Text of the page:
Tamástslikt Cultural Institute hopes to create a pandemic exhibit
Indian Country Today
As the country navigates its way through this COVID-19 pandemic, some states are starting to reopen non-essential businesses such as museums.
How have museums fared in this pandemic? Are they getting federal relief aid? Or, are they struggling to stay afloat?
According to the National Congress of American Indians, there are around 236 tribal museums in the country.
Our guest today is Roberta "Bobbie" Conner. She is the director of the Tamástslikt Cultural Institute in Oregon. It was established in 1998.
Here are some of her comments:
"We've closed pursuant to our incident command and public health authority orders on March 16. And we are still closed to the public."
"We have applied for a number of small grants to offset, not only our revenue losses, but other kinds of changes that we're undergoing, one of which is a real challenge for us, has been the digital divide."
"Broadband access on this reservation is an issue. We love our canyons and our valleys but they have limited connectivity."
“The digital divide is not only broadband access but having an actual laptop. [This is] one of the reasons we're applying for grant support from a number of sources.”
“We expect that we will be reopening in July. We need to set that but that's going to depend on our supply of PPE and it's going to depend on our ability to have everything in place that keeps our customers and our staff safe.”
“The two things that have been operational, have been the museum stores, ecommerce site and our ability to communicate with our public through social media websites.”
“We will encourage guests with disposable mask distribution to wear masks. We will not require it. Our Wild Horse Resort and Casino is requiring masks in the casino property but we will not require it in the museum. We will encourage it and we will be monitoring social and physical distancing. We will be monitoring the zones for the reduced occupancy loads. And we'll certainly be monitoring temperatures as people enter the facility with a thermal imaging set up.”
‘We deal with issues that are kind of confrontational or conflict based that has some tension associated with them fairly often. So, I think our staff is good at keeping a sense of humor, hopefully staying calm and making sure that our customers know that we're here to serve them.”
“Well, one of the things that we have when we reopened, we have a traveling exhibit that will be here only through the end of the month of July about bison, which is important to us.”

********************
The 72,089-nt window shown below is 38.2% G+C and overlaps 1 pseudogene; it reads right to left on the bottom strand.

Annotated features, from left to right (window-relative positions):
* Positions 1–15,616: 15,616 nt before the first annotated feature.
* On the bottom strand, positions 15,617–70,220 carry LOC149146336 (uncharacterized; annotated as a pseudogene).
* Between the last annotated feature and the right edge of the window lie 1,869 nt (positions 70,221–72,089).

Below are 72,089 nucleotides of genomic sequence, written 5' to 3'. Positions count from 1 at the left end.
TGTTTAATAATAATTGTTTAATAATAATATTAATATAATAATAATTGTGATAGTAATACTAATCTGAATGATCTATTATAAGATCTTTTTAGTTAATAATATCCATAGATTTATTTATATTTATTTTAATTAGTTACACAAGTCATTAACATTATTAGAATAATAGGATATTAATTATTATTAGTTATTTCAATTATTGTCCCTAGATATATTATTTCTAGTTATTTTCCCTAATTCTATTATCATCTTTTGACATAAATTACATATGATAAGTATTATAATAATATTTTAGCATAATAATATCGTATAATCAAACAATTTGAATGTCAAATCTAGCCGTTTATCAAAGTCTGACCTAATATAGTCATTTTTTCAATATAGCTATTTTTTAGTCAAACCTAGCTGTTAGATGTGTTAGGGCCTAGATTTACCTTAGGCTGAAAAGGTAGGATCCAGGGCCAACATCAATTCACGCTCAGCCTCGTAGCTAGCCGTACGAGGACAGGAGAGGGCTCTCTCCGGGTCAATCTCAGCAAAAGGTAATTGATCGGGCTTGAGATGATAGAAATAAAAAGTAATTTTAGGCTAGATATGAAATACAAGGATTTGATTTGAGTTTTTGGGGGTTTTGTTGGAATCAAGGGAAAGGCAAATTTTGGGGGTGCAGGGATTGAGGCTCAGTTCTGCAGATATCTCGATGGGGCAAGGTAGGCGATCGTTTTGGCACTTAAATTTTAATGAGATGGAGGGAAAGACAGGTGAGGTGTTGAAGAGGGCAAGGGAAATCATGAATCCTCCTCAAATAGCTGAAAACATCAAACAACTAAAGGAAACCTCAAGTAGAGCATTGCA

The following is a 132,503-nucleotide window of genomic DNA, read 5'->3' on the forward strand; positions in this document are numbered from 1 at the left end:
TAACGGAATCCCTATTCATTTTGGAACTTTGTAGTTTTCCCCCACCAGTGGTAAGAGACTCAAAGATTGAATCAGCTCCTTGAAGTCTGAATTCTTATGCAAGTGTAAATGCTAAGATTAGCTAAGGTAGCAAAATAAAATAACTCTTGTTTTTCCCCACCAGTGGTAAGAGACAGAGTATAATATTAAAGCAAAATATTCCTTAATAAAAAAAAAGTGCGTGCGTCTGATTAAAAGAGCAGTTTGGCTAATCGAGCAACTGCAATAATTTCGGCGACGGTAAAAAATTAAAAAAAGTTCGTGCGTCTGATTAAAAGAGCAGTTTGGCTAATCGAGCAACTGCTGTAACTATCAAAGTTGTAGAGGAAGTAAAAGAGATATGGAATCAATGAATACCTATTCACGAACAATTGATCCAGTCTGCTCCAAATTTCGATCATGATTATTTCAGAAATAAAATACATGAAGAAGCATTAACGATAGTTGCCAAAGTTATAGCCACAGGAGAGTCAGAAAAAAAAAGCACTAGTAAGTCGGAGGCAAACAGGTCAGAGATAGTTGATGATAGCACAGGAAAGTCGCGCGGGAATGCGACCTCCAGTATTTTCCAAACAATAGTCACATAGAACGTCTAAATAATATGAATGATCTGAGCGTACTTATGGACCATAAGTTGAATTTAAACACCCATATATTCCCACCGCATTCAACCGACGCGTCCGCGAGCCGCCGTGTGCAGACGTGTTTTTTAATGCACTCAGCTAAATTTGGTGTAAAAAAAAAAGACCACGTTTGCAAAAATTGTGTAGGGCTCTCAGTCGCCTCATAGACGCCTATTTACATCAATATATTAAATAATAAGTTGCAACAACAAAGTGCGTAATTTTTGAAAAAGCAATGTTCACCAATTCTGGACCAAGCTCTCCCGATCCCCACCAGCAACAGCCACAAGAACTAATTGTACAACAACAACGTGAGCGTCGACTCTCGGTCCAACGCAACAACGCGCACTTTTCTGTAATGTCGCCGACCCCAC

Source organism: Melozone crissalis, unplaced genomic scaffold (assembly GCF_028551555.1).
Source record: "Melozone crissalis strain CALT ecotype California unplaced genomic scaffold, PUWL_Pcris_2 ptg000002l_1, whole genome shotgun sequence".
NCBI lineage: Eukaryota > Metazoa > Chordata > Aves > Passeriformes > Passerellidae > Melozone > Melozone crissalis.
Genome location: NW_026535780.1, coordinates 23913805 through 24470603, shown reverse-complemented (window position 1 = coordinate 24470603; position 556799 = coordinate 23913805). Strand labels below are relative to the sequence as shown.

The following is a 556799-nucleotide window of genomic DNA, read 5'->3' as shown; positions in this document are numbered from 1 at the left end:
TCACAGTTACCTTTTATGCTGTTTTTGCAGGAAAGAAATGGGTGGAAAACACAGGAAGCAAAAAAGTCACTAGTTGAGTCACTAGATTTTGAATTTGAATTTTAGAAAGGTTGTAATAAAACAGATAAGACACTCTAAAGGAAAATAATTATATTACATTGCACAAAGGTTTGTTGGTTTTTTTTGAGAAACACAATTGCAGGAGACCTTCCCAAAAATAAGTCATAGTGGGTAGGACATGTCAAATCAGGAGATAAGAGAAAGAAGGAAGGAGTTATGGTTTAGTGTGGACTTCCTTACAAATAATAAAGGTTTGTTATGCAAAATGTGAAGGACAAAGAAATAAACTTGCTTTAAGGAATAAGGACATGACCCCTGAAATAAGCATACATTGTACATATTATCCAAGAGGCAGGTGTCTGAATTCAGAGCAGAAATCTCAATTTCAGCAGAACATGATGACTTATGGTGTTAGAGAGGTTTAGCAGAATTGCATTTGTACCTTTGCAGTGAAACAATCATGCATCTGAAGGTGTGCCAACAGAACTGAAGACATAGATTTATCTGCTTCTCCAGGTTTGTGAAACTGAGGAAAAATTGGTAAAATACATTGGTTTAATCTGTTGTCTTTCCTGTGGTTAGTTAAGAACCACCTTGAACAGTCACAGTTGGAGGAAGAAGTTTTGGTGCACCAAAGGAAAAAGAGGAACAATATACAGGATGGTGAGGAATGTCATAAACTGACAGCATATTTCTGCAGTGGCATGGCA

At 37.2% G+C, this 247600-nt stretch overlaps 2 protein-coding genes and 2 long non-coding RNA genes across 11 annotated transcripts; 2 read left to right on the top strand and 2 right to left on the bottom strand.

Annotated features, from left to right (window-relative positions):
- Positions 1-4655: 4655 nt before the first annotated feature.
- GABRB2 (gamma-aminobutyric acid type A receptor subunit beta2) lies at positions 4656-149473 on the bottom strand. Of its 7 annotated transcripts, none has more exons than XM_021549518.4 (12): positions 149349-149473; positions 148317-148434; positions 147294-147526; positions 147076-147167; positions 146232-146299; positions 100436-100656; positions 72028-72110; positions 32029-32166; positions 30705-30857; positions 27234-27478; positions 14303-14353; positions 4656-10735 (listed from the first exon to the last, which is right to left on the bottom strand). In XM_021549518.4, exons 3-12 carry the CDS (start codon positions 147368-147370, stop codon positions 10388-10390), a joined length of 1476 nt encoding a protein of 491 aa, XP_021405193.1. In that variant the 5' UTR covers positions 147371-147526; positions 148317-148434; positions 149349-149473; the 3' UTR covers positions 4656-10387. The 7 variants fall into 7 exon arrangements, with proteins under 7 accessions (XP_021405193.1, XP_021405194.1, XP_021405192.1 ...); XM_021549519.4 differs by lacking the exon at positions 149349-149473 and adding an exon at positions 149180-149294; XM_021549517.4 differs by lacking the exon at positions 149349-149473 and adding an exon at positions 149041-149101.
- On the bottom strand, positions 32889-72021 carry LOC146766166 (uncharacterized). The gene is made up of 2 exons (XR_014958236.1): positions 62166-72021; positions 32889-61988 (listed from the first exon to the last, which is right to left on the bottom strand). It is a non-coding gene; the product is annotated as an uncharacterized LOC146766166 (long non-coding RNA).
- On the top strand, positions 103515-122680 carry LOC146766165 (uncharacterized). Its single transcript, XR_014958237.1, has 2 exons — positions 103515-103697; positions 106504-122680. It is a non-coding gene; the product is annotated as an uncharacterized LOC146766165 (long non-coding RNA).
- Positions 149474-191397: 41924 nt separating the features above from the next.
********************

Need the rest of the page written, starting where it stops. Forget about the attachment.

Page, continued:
“We also hope to offer audio tours to visitors that don't require in person contact. So, using their smartphones or using handheld devices to allow them to have a tour that is with our interpretation audibly but not with a staff person present.”
“We really want to keep our staff safe. The majority of our staff are tribal members either of our tribe or of other federally recognized tribes. And we have a number of people who are vulnerable to COVID because of conditions that they already have. And so we want to make sure that we keep people safe.”
“We have had up until yesterday zero cases on the Umatilla Reservation. And we have one case now as of yesterday of a tribal resident. Um, but we're hoping to minimize the impact of COVID and continue to keep our people safe, including our employees by operating in a heightened awareness now and throughout the year.
“One of the precautions our tribe took was to advise people who operate community sweat houses, to please not conduct sweats because of the transmission through microbes in hot environments.”
“Certainly people who gather foods, hunting, fishing, digging roots have been doing that throughout the closure, but we are limited in the number of people that can gather for funerals and ceremonies, and that has been challenging for our community.”
“We're watching the phases for reopening with both of those states. And we're watching the numbers and the statistics for both of those states in all of the counties that surround our reservation.”
“In addition to that, one of the things you asked about in the future, we hope to do a pandemic exhibit. Our tribe was afflicted with the pandemic.”
“I can say as a child living here, I witnessed the abuse of tribal people being arrested by local policemen. I am very moved by what's happening in the Black Lives Matter movement.”
The consequences are that we have a long way to go to educate non-Indian publics about our history and about the abuse and oppression and colonialism consequences.”
“One of the reasons the cultural Institute was founded, was to help tell an accurate story of our peoples.”
“I would encourage all of Indian Country to cherish and treasure and value that, which is most important to us. And those are our stories, our tribal stories.”
“Often people think that artifacts are the most important things in museums, but they're not. It's the stories of the people, the stories of the people who made the objects, the stories of the people who took care of the objects, the story of the people who use the objects.”
“Our culture is very much alive and we want to keep it alive, we have to keep our stories alive.”
Also in the newscast, Jourdan Bennett-Begaye has the latest numbers of positive COVID-19 tests in Indian Country.
The anchor and executive producer of the newscast is Patty Talahongva.